Cooking

Curl Up and Fry

The weirdest way you'll ever cook an egg: with a curling iron
Photo: Tasting Table
Scrambled Eggs

Forget the slow cooker, and your multifunction panini press: The real kitchen tool everyone is using to cook eggs is the same one you use to get those A+ flouncy curls in the morning.

Turns out it's entirely possible to make a mildly fried egg using just a curling iron, as Cosmopolitan recently demonstrated in this video. Arguably, this means I can make breakfast while standing around in the bathroom. That isn't something I've ever wished I could do before, but it's nice to know that the option is there.

But first: I want to be clear that nothing trumps a pan and stove for cooking eggs. Or for cooking most ingredients. If I could make a four-dimensional pop-up screen that says "completely unnecessary, totally cool," I would. Call me old-fashioned, but let's acknowledge at least some kind of boundary.

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Though I had my doubts when I started watching the five-minute video, the test subject showed confidence. "I feel like it's going to work, because it's hot AF," she says. Confirmed: 1) Don't confuse your fingers for egg, and 2) it works.

Despite having naturally curly hair, I do own a curling iron. But since I don't wash my hair all that often, it's probably gross. So I got a new one for this experiment. I was a bit worried about getting electrocuted—but I once got shocked by a broken half-strand of Christmas lights, and it wasn't the worst thing. So I persevered. You do want the iron to be extremely hot (the video has it at 380 degrees), so plug it in while you prep the rest of your ingredients (basically, an egg).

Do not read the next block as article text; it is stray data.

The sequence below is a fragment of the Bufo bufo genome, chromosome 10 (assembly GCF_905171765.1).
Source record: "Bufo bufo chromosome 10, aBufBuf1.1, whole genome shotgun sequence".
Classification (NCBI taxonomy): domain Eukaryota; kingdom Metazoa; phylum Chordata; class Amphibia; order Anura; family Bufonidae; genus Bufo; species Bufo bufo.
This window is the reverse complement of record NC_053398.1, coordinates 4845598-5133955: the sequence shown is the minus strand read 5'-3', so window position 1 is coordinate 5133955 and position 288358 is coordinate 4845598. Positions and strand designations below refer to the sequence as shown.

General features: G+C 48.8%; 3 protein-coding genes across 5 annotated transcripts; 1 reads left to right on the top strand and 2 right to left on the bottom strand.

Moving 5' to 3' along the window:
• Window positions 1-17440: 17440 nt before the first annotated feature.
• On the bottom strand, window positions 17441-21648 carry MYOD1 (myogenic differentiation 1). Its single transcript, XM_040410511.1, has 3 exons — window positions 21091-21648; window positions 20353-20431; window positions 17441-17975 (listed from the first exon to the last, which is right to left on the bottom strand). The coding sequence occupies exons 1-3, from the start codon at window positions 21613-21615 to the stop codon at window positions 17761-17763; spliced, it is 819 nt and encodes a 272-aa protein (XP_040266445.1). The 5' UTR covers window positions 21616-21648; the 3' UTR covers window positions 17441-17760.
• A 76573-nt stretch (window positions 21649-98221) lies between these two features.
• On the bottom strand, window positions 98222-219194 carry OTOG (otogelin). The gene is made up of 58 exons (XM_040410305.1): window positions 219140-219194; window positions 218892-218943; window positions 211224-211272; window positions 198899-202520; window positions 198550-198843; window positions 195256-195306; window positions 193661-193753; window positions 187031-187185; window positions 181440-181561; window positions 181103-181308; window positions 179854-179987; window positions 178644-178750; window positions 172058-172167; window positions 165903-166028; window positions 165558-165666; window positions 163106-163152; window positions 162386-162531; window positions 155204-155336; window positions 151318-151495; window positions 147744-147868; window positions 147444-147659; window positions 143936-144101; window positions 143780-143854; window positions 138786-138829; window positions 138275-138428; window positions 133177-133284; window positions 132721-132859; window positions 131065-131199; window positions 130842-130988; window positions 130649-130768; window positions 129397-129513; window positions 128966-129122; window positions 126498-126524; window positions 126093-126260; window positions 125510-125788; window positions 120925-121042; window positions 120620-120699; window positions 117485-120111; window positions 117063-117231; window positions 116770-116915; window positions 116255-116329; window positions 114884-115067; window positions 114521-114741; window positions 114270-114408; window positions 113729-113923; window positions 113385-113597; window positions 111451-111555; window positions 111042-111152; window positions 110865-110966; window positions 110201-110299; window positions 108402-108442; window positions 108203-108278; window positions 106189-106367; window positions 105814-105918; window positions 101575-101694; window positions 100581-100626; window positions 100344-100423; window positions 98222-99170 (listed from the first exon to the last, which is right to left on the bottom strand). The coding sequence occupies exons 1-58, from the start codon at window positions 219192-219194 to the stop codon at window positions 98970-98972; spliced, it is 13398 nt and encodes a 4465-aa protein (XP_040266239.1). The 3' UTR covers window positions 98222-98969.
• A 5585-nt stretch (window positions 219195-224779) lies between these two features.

Start by cracking an egg into a bowl and whisking it with a fork, like you would if you were using a stove and not a magic hair tool. Pour oil onto the hot wand so the eggs don't stick, then just dip it into the bowl of eggs and twirl. It's like a reverse immersion blender, taking something liquid and turning it into a solid. The eggs will immediately start to sizzle, so once you have the wand coated with a layer, let it sit while the first side cooks (like you were setting a lock of hair).

The tough part comes when it's time to "flip" it—do not do as the Cosmo girl does (i.e., use a plastic fork to get the eggs off, which caused some melting). It's going to get a little weird here, because you can't use a spatula. But you're breaking all kinds of conventions in the first place, so use your fingers if you need to. After a short flip on the iron, the second side cooks through and is ready to be eaten.

Again, it's 100 percent easier to use a pan. Maybe 200 percent. But show some frivolity, won't you?

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